This 2014 film, directed by Alfonso Gomez-Rejon, who worked on American Horror Story and Glee before making this debut feature film, with its “return of the phantom from Texarkana” is really more than just a remake of the 1976 film The Town That Dreaded Sundown, it is actually an addendum, if you will. With the film referencing the original and interweaving clips of the 1976 film as well as casting a young actress, Addison Timlin (Derailed, That Awkward Moment) who, in the movie at any rate, is almost a dead ringer for the previous star Dawn Wells, the story is an extension of the first film.
Before going into the premise of the plot, it needs to be mentioned that two of the stellar cast of character actors have shuffled off this mortal coil after appearing in this slasher/mystery. Edward Herrmann (perhaps best known for his “father-figure” vampire in The Lost Boys) and Ed Lauter whose long list of work included the Burt Reynolds cult favorite The Longest Yard as Captain Knauer.
Both the late actors are an example of the high level of experience associated with all the actors involved with this film. The odd choice of Anthony Anderson (Scre4m, Transformers) to portray the Ben Johnson character from the original film was interesting and allowed the actor a chance to play outside his usual range.
In this “remake” the town of Texarkana shows the 1976 film every year around Halloween. *In reality the town really does feature this film as part of their run up to the trick or treat holiday.* While watching the show at what appears to be a make-shift drive-in, two youngsters decide to leave as the girl, Timlin as Jami, is not really enjoying the movie.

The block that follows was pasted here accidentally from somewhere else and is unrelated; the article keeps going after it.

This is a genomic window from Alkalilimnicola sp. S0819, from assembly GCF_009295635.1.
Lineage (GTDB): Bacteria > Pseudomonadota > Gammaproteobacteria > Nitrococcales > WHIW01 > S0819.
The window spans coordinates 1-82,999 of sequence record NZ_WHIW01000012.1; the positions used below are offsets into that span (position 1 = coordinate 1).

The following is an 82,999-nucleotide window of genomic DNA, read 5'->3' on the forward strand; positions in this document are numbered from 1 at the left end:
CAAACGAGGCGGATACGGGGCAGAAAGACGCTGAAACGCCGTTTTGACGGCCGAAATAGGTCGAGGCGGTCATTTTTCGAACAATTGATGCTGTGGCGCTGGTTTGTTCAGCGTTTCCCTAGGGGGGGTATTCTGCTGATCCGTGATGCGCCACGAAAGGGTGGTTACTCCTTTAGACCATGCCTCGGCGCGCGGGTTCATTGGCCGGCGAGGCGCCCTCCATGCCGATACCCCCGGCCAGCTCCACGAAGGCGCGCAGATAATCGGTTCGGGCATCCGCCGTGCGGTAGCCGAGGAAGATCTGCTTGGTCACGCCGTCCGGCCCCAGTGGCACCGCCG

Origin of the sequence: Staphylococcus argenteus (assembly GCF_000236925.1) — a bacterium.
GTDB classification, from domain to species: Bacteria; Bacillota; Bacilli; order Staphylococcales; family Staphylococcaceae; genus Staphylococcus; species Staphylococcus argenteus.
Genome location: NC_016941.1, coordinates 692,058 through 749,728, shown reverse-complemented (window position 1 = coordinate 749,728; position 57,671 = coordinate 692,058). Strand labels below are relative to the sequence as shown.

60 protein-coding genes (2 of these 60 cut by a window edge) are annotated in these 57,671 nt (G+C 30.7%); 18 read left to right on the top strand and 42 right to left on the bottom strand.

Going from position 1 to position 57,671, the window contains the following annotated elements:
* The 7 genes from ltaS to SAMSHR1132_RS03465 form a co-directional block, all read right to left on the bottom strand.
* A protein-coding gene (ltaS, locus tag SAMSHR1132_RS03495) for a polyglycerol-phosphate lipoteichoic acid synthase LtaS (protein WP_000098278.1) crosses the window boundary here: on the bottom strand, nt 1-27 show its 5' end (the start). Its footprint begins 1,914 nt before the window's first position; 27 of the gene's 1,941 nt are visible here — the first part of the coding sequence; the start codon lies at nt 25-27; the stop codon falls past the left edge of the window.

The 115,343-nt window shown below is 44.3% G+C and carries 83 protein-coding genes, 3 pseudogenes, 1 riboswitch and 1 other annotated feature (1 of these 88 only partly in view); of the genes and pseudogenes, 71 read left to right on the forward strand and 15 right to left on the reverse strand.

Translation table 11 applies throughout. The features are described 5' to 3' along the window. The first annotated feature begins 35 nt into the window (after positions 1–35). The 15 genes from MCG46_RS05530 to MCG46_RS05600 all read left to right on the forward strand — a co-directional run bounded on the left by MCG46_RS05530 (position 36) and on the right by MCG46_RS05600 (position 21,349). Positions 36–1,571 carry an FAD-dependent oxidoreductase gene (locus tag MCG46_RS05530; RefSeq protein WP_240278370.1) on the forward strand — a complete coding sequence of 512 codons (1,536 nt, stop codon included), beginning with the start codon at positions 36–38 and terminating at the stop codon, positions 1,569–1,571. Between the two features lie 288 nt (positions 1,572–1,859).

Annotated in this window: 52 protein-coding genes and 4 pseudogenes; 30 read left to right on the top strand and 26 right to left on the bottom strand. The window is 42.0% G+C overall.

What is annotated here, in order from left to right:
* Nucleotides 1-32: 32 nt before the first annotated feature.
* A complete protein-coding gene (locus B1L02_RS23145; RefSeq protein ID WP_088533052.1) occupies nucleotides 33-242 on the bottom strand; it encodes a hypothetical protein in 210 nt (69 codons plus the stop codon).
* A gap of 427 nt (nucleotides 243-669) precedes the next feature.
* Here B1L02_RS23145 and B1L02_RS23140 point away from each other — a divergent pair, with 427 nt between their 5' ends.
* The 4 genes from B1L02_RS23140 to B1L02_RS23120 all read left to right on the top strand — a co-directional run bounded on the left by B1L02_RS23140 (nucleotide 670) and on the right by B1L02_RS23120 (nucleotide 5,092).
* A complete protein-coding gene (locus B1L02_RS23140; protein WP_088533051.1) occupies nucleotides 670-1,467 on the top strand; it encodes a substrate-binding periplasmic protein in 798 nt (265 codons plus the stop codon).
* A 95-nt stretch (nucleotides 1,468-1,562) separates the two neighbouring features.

The couple drive to a secluded “lover’s lane” and the boy is murdered. Jami is told to make sure “they remember Mary,” and may or may not have been sexually molested. The murders follow the same pattern as the original film’s deaths and also deviates from the real murders just as the first one did.
Texarkana in the mid 1940s did indeed have a serial killer, “who was never caught,” but the “Moonlight Murders” are changed a lot in both films from what really happened. Perhaps the most original part of the film was the decision to make one couple gay, or at least in the beginnings of a gay relationship or one night stand. This move alone seems to be a wink and a nod to Wes Craven and his “rules.”
Denis O’Hare plays the son of the first film’s director, Charles Bryant Pierce (who also directed another cult favorite The Legend of Boggy Creek) died in 2010 and the Arkansas director specialized in making “local” films using the residents of where ever he was shooting. O’Hare, who has the ability to be suitably creepy and damned disturbing regardless of what he is in (American Horror Story for example) knocks it out of the park with his “revelation” later in the film.
This addendum to The Town That Dreaded Sundown, as mentioned above, has a splendid cast, Gary Cole (Pineapple Express, Office Space) and Veronica Cartwright (Alien, Candyman: Farewell to the Flesh) round out the familiar faces who bring this tale to life. Perhaps the only drawback to the film was the decision to have Timlin’s character provide a narrative to the film.
Granted the purpose was, it is presumed, to give the new version a sort of documentary as well but it does not work. The “reveal” at the end of the film has been done before, think Wes Craven here, and this lack of originality results in my giving the film a 3 out of 5 stars.
Enjoyable horror hokum based extremely loosely on the real murders years ago and on the original 1976 film. The Town That Dreaded Sundown is on US Netflix at the moment and really is worth the time spent to watch it.
26 May 2015